However, about two weeks before she left us Marsha told me that she thought Judith was needing me more because she really was restless a night. So, I started “putting her to bed” after her physical needs were met. Everyone would leave and I’d kneel down beside her head. I talked to her, prayed with her and rubbed her arms. This worked well, as she began resting better after that.
About a week before she left for heaven, I was talking to her quietly at her bedside and a tear trickled down the side of her face. Through her medicated fog she whispered, “I’m sorry I have to die.” Now I was having tears running down my check. I assured her it was okay and that I would be fine. I gave her permission to go on without me and that I would be along soon.
Early Sunday morning late in October, Judith leaped into the arms of Jesus. She was free from the pain and curse of sin. My mourning dropped to the deepest level I had ever experienced. I felt like I was a “nobody” with her gone.
Several people since have asked me if it was easier or harder to mourn the loss of a spouse the second time. My response is that it was harder for me. I site two reasons for this conclusion. The first time the mourning process was new to me and each stage was a bit of a surprise. This time, I knew how much I would have to hurt before I could heal. That was hard.
My relationship with Ruth was “text book” in many ways. Our marriage had developed well from our youth to age 41. However, neither one of us had really experienced deep hurt. Judith and I entered our marriage having both experienced the deep pain of mourning well. This made it possible for us to love deeply. So, my emotional loss was deeper due to this rich level of love Judith and I enjoyed.
A Different Alone
I was alone again. This time was different. The first time I had an empty bed but a house full of kids to keep caring for. This time, I came home to an empty bed and an empty house. The loneliness was deafening.
A few friends, in passing, offered, “Dave, if you ever want to talk, call me anytime. I mean it, anytime.” Well guess what. It didn’t happen. I knew they have lives and families. It would have been better if they had offered, “So, Dave, would it be better if I came by Saturday at 7 pm or Sunday?”
I knew from previous experience to expect my friends to begin to pull away after about three weeks. They did. However, it didn’t take me by surprise. I understood better this time. So, I did as before. I intentionally did things to allow the grieving process to happen instead of hiding or stuffing it. I would plan to go out in the evenings, even if it meant going to the mall and watching people go by while eating an ice cream cone or go to a movie…alone.
A common counsel often given to a griever is to not make any major decisions for the first 12 months. I began to think this through as to why one year. I realized soon that twelve months gives time for a normal cycle of life and the opportunity to go though most “firsts” after the loss. These events include; first birthday, first holiday seasons, first time talking to friends and relatives, first season changes, first time in familiar settings, etc. So, I realized I can “lean into” the process by doing these “firsts” intentionally.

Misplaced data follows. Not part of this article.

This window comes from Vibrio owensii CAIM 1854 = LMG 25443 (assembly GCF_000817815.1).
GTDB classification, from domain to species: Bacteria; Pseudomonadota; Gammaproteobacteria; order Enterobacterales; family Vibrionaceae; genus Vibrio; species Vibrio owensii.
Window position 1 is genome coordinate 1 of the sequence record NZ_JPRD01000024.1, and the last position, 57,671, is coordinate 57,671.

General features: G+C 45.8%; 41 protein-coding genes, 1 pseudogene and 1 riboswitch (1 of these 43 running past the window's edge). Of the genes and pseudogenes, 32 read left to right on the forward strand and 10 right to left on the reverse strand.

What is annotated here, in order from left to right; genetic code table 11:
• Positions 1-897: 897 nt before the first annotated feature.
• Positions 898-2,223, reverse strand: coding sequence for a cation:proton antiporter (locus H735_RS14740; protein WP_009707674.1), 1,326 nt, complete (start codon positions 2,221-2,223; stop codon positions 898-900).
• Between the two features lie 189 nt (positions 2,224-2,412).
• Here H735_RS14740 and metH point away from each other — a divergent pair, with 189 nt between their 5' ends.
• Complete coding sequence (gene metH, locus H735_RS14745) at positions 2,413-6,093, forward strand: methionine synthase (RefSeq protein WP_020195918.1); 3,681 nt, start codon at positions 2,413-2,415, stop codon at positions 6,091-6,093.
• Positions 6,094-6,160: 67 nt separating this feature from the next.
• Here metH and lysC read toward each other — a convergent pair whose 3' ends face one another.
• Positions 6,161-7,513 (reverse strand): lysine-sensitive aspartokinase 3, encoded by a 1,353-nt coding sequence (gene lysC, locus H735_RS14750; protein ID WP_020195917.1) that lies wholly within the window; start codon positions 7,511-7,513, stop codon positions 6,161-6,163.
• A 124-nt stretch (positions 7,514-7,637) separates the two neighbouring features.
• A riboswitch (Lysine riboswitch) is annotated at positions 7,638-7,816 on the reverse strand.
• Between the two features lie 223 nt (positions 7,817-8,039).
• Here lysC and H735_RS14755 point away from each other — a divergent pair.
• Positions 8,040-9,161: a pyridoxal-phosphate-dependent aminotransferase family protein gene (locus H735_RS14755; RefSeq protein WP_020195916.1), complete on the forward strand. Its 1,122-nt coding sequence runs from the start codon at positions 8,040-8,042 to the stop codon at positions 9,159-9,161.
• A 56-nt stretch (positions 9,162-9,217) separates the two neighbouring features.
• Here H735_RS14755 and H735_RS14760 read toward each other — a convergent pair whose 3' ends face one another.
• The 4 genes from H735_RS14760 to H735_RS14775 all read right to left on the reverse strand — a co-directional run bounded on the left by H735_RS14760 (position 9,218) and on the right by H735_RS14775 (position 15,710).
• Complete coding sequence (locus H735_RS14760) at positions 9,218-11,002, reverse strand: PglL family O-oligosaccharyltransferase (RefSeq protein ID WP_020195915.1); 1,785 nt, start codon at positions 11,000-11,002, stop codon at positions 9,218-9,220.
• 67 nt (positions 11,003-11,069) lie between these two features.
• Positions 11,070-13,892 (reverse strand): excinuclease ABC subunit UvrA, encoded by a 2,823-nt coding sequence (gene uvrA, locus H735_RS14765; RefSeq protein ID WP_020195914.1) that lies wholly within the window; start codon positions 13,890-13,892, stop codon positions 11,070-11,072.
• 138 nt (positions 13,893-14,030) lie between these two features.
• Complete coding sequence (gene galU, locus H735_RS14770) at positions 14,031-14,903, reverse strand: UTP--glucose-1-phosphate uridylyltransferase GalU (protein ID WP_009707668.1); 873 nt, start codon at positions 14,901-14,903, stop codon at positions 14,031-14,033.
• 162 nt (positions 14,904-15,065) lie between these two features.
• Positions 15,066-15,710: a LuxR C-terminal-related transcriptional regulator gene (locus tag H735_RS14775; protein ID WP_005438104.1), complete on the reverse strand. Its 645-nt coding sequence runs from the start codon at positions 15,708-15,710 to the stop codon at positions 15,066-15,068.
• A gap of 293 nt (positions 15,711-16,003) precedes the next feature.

It was my blessing to have friends and family who understood that. They were very cooperative when I connected with them about visits and going out to social events with them.
The Struggle, Again
One month after Judith’s body was taken away it happened again. I began to struggle sexually again. At least it was not such a surprise. My struggles did not include guilt or conviction from the Spirit of God. I began to plead with God as to how to understand (and continue to deal with it successfully) what was going on. I had been open with Judith about this happening to me after Ruth’s death. She surprised me saying it happened to her as well. She felt bad about it.
Finally, in the middle of the night God put some things together. In the past I have helped several men deal with the addiction to pornography. In my research how to help them I learned that science has identified that sexual enjoyment comes from the same part of the brain, as other addictions that we consider hardcore. I began to realize that it is a very real possibility that our healthy sex life was like an addiction to my brain and that when it was totally gone (not even able to touch her hand) within thirty days I went through a “dry out” time. This time was physical and not moral, hence no need for guilt. I am not a professional in all this by education. But the concept has helped me and others I have shared it with.
Many of the firsts came by surprise. The first time I was out socially with people who did not know me I was blindsided with the question, “So where is your wife?” I startled everyone with my reply of, “She is in heaven.” Silence. I knew I was progressing the first time I was in a similar situation and I did not feel like the conversation was complete until everyone knew I was recently widowed. It was then that I was beginning to develop a new identity without Judith.
One reality being widowed is the challenge of thinking of myself as a whole single person and not a half of a couple. My friends struggled with that as well. Some struggled with it so much that they have pulled away from me. There is also the issue that in a subtle way, to some, I am a threat socially to some men pertaining to their wives. It sounds strange but it is often true for both widowers and widows in social settings, even among Christians.